The development of new technologies leads to the discovery of new viruses. For each of these new infectious agents relevance to transfusion needs to be assessed. The questions to be answered are transmissibility by transfusion, pathogenicity, prevalence in blood donors, persistence and the availability of screening assays. Since 1995, three new viruses have been identified and extensively studied. GB virus-C/hepatitis G virus (GBV-C/HGV), a relatively rare virus with some homology with and epidemiological features of HCV, was thought to be related to post-transfusion hepatitis but was proven to be unrelated to hepatitis and is still in search of a disease. Human herpes virus-8 (HHV-8) is a major factor in the pathogenesis of Kaposi’s sarcoma and other tumours related to immunodeficiency. HHV-8 transmission by organ transplantation, but not by transfusion, has been demonstrated. The TT virus (TTV) is a ubiquitous virus infecting a very high proportion of humans in infancy. No clinical symptoms or pathogenicity is attached to TTV. To date, none of the emerging viruses have been proven relevant to transfusion.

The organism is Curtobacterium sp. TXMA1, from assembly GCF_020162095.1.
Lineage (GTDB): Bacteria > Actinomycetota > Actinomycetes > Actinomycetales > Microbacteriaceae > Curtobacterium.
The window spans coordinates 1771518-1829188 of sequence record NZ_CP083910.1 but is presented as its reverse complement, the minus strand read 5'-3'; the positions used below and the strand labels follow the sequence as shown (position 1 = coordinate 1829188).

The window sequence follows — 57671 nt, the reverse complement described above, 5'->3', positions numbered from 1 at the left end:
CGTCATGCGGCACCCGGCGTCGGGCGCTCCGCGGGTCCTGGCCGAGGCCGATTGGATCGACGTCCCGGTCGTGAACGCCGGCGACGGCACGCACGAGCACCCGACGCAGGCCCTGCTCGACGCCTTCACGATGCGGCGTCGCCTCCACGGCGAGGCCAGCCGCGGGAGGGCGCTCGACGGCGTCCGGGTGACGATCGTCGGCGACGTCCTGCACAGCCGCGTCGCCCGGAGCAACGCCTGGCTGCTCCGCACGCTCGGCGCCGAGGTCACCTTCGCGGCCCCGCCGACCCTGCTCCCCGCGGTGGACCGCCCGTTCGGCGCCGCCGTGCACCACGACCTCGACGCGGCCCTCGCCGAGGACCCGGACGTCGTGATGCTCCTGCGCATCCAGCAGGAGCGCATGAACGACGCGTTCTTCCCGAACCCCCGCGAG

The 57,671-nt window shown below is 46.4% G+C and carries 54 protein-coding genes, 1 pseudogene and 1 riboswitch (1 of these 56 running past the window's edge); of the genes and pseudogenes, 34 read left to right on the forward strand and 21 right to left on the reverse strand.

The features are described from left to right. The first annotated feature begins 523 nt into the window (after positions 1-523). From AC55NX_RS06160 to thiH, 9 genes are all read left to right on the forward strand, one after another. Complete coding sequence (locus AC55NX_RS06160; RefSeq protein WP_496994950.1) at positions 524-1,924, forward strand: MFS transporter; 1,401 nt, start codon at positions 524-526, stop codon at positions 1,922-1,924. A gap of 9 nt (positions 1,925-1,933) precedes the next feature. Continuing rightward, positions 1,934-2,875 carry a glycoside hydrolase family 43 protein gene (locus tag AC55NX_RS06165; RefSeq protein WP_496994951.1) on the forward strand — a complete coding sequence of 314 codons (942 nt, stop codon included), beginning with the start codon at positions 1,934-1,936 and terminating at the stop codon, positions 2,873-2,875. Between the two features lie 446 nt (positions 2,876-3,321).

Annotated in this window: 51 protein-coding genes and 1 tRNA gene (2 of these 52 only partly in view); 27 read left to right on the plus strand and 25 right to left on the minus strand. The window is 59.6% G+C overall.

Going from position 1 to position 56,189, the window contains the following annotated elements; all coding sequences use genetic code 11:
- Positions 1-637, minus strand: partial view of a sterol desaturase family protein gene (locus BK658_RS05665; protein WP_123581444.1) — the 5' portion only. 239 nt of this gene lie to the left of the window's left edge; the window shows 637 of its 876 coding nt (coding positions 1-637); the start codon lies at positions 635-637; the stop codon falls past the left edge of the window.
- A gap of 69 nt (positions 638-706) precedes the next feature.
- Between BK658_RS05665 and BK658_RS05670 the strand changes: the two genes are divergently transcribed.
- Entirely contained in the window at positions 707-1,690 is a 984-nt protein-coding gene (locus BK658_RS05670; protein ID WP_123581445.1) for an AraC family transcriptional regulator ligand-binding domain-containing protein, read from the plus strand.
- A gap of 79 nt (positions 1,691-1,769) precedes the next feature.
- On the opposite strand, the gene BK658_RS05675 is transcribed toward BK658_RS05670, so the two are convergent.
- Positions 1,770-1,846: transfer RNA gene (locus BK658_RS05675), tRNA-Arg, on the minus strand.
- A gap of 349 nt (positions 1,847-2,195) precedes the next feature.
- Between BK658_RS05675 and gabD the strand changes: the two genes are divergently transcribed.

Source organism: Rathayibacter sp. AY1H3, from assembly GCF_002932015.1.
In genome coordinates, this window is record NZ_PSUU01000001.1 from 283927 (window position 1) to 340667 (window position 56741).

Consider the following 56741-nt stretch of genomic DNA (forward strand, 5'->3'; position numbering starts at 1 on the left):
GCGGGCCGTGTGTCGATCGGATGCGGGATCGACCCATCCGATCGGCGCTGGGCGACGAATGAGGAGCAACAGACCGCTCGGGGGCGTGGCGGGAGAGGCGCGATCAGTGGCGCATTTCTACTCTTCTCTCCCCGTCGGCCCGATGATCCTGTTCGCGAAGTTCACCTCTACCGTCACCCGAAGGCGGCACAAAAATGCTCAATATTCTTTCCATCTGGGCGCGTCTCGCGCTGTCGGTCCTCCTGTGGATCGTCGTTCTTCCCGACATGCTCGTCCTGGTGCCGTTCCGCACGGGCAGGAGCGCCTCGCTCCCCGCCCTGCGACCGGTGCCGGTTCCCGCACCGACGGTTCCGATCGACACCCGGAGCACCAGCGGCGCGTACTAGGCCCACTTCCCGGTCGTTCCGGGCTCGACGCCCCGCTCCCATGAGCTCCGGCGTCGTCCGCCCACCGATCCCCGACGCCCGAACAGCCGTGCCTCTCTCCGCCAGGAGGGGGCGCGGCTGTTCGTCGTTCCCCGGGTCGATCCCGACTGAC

Blood Reviews – Elsevier
Published: Dec 1, 2000
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